In 2020 cabinet approved the Cannabis for Private Purposes Bill and referred it to parliament. On the back of this, the Department of Agriculture, Land Reform and Rural Development submitted a master plan in 2021 detailing key areas that cannabis may be utilised in our national strategy.

In addition, on 10 February 2022, president Cyril Ramaphosa gave his state of the nation address, during which he highlighted the benefits that cannabis and cannabis goods production and sale would have on job creation and the South African economy. He further indicated that streamlining regulations to attract investment in the cannabis industry has the potential of creating 130 000 jobs.

However, has the smoke cleared on where we stand with cannabis regulation and integration?

The National Cannabis Master Plan

The plan focuses on four key areas of importance in respect of cannabis, namely: medicine, food, industrial and recreational. In addition, the plan identifies the following challenges that the cannabis sector may face:

  • Legislative Restrictions,
  • Negative Public Perception,
  • Barriers on Entry,
  • Lack of Formal Seed Supply Mechanisms,
  • Lack of Manufacturing Capacity,
  • Highly Fragmented Industry,
  • Limited Investment in Research and Technology Programmes,
  • The proliferation of Illegal Products,
  • Market Challenges, and
  • The threat of takeover or dominance by corporations and pharmaceutical groups.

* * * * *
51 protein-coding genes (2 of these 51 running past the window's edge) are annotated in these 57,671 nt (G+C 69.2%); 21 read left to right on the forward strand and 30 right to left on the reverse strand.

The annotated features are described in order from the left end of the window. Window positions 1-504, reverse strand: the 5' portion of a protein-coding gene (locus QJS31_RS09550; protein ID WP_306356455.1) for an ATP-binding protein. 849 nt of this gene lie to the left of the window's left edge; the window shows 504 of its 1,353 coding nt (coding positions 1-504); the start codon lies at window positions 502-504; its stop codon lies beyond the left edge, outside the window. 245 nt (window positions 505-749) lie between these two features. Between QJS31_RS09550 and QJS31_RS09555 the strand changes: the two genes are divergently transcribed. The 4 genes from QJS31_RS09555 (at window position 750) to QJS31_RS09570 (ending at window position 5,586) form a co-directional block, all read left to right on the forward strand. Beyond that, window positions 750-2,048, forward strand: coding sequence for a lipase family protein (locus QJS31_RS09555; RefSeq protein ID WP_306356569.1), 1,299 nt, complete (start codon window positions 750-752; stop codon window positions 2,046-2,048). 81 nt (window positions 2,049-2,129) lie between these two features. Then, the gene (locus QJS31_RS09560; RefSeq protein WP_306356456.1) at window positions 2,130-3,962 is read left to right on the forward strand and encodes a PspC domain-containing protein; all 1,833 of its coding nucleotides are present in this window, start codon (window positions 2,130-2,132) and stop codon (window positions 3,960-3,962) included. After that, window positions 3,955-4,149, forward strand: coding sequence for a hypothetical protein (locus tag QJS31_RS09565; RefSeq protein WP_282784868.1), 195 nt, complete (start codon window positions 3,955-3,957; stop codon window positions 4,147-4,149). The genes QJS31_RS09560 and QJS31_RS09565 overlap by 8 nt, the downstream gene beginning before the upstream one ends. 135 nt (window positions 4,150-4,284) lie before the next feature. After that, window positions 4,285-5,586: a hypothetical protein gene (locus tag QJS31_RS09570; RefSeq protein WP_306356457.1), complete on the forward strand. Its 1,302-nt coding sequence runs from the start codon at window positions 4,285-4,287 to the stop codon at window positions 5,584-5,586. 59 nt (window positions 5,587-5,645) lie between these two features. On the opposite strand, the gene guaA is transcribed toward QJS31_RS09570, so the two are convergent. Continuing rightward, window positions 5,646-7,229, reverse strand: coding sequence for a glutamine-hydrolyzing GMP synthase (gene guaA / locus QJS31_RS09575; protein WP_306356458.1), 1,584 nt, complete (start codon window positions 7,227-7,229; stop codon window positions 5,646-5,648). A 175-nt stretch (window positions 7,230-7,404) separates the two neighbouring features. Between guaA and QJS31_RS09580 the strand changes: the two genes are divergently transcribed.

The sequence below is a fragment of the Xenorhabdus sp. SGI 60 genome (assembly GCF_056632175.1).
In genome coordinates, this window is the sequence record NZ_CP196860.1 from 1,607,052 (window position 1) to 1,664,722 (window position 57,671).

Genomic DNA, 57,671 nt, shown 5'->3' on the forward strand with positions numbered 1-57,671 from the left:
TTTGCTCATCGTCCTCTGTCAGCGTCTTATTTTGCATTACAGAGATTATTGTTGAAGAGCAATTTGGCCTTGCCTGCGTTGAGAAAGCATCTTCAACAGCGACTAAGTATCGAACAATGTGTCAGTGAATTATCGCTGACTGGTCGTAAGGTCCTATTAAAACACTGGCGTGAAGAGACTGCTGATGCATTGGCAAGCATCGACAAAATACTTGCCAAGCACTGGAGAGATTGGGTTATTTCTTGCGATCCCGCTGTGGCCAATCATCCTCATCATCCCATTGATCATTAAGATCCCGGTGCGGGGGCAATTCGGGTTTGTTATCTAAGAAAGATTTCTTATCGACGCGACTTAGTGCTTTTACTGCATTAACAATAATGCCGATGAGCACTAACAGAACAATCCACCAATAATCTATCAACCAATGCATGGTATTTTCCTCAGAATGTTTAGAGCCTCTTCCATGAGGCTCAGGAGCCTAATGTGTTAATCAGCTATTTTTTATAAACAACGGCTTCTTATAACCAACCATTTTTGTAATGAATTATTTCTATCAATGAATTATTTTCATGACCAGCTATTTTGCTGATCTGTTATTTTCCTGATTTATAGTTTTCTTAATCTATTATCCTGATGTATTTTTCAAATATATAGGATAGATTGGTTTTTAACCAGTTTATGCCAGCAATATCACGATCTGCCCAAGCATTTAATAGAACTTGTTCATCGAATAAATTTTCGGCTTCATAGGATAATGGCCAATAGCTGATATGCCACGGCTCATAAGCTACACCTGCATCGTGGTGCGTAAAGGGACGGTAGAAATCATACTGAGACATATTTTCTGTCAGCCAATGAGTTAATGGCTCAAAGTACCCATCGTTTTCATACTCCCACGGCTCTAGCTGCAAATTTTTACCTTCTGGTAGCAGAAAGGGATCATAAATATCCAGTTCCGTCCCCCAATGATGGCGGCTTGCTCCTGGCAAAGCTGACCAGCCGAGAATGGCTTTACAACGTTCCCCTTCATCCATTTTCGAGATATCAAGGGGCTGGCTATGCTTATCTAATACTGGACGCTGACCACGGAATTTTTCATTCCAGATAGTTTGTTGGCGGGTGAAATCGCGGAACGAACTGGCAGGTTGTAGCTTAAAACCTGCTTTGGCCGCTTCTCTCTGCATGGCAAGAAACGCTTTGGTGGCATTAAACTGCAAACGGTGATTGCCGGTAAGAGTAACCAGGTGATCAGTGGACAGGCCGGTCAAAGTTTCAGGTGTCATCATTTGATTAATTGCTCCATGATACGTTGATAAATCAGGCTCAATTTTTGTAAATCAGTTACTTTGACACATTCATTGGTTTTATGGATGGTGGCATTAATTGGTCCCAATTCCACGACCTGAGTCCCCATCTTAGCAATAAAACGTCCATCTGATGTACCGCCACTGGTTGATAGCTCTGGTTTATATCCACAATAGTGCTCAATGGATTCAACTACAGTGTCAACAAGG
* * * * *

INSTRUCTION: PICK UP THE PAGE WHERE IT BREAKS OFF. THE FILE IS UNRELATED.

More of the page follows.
However, the plan includes mechanisms to be implemented that will ease the transition for integrating cannabis and cannabis-related products into the national industry. This includes a greater focus on awareness and the finalisation of legislative amendments.

Cannabis For Private Purposes Bill

The Cannabis for Private Purpose Bill (B-19) 2020 [hereafter the “Bill”] was tabled after certain sections of the Drugs and Drugs Trafficking Act 140 of 1992, as amended, were declared unconstitutional.

The Bill is aimed at regulating the possession, usage, and cultivation of cannabis under certain circumstances, prescribes certain limitations and provides specific key definitions.

For example, the Bill provides definitions for “personal use”, “dwelling”, “cannabis plant cultivation material”, and “cannabis plant equivalent”, amongst others, which will be instrumental in strategy and regulatory development going forward.

In addition, the Bill provides for lists and categories of offences in relation to cannabis as well as the penalties which apply.

The Bill does not make provision for the commercialisation of cannabis but does set limits for private possession and the cultivation of cannabis.


It is clear that further legislative and regulatory development is required in relation to the commercialisation of cannabis. In saying that, however, the commercialisation of cannabis appears to have overlapping requirements as well as consequences. Existing legislation such as the Medicines and Related Substances Act 101 of 1965, as amended, provide a starting point regarding the above and the usage of cannabis-related products.

At present, the legislative gap between where we are and where we want to be is rather wide in saying that; however, the Bill in conjunction with the existing legislation as well as the strategic initiatives that are underway, appears to be setting us up for the development of a healthy legal framework.

Contact an attorney at SchoemanLaw for your legal needs and the latest legal developments!